There are many people interested in (1) staying in their homes as they age and (2) doing something to their homes to help ensure that their homes can support their activities. This means that all of us – contractors, architects, designers, occupational and physical therapists, consultants, case managers, trade contractors, equipment specialists, assistive technology professionals, lighting consultants, acoustic engineers, handymen, and others who are actively involved in creating improvements and renovations for people – are going to be even busier as we finish out the year and get ready for 2019.
As we begin planning for how we want to approach the new year – by doing more of the same we have done this year if that has worked reasonably well for us, by expanding our business, by narrowing the focus and scope of our business to serve more people in a very specific way, or by regenerating or rebranding ourselves with new products or services – this time of year gives us a needed boost.
The days – as of today – are shorter in terms of daylight hours and the amount of work that can be done outside. However, we are coming into the sweet spot of the holiday season. We have Thanksgiving, Christmas, and New Year’s Day, plus any related days that people take off or schedule less than a full day of activity. Our clients may celebrate other special days between now and the end of the year as well.
Beginning today, most of us got a needed break for relaxation, recharging of batteries, planning time, or personal activities. In fact, we may have received two of them. Today is Sunday, and many people traditionally don’t work on Sundays. Our clients like that time to themselves also unless it is a rush project or an emergency. Today also was when we rolled our clocks back an hour (except for those in Arizona or Hawaii), so we had an extra hour to rest, watch TV, door household chores, or add it to our planning time. While an hour is not a huge amount of time, it came at an opportune moment for us as we get ready for the balance of the year and the launch of the new year.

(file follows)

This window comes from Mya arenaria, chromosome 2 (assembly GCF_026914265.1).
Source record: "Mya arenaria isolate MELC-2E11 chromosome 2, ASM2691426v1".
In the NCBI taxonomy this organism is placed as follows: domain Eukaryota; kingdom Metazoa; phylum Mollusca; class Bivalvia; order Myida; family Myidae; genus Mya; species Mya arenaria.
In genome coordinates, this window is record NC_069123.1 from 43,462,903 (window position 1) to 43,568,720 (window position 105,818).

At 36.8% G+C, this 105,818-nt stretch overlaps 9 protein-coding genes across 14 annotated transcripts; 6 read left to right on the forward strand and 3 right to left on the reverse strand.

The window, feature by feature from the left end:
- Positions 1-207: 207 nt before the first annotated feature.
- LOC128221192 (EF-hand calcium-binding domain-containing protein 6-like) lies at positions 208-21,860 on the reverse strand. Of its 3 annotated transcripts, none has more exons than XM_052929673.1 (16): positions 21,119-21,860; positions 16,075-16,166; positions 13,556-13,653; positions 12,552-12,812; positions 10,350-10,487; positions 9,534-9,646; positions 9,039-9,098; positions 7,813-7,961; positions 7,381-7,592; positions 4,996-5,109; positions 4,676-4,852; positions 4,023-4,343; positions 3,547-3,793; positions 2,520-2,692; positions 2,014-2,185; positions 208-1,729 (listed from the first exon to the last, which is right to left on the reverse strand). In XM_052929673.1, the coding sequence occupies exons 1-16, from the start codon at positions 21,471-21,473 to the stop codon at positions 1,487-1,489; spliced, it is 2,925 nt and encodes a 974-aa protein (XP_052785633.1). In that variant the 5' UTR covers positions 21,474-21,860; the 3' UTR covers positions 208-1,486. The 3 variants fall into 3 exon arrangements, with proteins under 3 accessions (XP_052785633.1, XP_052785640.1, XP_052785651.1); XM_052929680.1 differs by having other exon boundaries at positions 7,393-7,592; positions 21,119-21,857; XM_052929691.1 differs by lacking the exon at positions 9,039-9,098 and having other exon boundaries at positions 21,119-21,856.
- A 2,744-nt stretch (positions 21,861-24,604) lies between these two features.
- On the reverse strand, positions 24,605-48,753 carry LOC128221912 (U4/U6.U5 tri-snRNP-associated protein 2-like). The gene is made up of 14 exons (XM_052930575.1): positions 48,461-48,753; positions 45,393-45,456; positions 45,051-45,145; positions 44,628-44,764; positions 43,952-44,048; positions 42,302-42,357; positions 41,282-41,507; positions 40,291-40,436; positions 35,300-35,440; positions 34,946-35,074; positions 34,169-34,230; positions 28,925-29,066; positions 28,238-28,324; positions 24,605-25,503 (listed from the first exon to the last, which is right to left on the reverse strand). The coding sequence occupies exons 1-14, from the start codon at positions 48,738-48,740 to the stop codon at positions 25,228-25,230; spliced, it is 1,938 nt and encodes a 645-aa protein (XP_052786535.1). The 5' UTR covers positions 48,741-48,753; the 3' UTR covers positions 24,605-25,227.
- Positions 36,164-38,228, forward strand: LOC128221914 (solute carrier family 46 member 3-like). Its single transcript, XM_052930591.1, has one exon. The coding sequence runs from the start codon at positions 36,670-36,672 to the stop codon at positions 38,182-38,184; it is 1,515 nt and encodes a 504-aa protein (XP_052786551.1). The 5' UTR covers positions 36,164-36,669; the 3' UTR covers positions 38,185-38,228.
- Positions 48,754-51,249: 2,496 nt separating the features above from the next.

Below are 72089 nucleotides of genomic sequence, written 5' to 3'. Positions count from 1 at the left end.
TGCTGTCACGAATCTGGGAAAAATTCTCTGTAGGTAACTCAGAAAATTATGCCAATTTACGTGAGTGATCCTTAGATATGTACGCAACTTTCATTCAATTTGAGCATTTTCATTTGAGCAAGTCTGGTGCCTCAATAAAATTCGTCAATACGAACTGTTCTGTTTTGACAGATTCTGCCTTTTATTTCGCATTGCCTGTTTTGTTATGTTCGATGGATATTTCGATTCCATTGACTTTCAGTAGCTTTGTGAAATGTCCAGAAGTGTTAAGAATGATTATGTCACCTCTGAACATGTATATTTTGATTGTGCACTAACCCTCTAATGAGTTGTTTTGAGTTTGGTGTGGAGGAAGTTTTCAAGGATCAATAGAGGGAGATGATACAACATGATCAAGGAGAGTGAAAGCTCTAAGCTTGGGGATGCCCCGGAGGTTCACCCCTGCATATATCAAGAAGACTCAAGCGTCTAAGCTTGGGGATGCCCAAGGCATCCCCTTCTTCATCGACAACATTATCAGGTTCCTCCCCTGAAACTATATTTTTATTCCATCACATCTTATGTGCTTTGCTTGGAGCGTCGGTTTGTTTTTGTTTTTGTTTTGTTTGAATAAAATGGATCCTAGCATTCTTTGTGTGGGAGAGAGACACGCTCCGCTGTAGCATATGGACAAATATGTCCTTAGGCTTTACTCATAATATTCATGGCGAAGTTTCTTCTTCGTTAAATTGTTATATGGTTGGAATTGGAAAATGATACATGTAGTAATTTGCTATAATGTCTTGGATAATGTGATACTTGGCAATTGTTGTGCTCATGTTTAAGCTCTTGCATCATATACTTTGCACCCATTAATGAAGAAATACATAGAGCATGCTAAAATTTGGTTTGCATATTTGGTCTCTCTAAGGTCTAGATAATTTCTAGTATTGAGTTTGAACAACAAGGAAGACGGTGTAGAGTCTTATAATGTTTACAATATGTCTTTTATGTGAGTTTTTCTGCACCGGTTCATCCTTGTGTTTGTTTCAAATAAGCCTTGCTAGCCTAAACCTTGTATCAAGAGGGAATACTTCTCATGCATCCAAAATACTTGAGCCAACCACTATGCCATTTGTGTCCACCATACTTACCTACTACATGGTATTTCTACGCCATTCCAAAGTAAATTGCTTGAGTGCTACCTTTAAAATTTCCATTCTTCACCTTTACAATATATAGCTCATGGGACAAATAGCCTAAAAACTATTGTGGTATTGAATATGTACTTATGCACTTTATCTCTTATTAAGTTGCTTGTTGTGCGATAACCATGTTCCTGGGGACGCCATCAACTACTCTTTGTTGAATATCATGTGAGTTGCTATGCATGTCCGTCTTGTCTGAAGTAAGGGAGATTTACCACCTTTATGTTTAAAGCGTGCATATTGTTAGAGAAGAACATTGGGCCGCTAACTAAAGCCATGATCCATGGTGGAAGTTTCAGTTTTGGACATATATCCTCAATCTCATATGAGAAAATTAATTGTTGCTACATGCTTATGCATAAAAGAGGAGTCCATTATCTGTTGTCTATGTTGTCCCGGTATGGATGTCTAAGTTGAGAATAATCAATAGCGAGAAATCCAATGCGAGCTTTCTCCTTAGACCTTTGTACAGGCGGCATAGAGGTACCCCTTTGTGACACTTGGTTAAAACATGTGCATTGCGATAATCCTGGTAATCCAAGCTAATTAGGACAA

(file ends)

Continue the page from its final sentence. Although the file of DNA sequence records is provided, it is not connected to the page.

We need to find some time to reflect on where we have been this year and make plans for next year. Our businesses don’t just happen or run themselves It takes careful planning to decide on what services or products to offer, how and where we want to offer our business, how we are going to present our message to the marketplace and who needs to hear it, and how we are going to differentiate ourselves from similar businesses. Are we going to keep things pretty much as they were this year because it seemed to work well and our clients were pleased with what we provided, or are we going to switch things up a little or maybe even a lot?
The idea of taking a step back to reflect, relax, or regenerate our perspective, our energy, and our approach needs to be given the appropriate consideration. We need that time away from our normal routine. We may have used that extra hour today to get started in this direction.
There comes a time when we must unplug from our normal focus and activities and plug into intentional fun, personal, or non-work related activities to recharge our batteries. We have to regenerate our energy periodically or we’ll find that we are getting stale or running near empty. The idea of stopping the clock on our strenuous work life – of pausing to “take five” – is a very important concept that is vital to our emotional and physical health. Consequently, it impacts our business health as well.
Unplugging is a conscious, intentional act that we do — not when we want to avoid doing something that we are committed to doing or a way or procrastinating. This is a break that we intentionally take when we walk away from what we are doing — knowing that what we need to do will be waiting for us when we return.
When we schedule a break, we do it with the understanding that this is as much of a planned and scheduled activity as any other important business meeting or appointment. Therefore, we can get full enjoyment from our downtime without being distracted from worrying about being at the office or regretting that we stole away to do something else. It is time we specifically set aside for this purpose.
This doesn’t mean that we can’t have any business thoughts during our break time. In fact, when our mind is clear, we may get some great ideas. The main point is that we have to schedule time and then honor it. Skipping a scheduled recreational period is the same as ignoring or blowing off an appointment – something we generally wouldn’t do.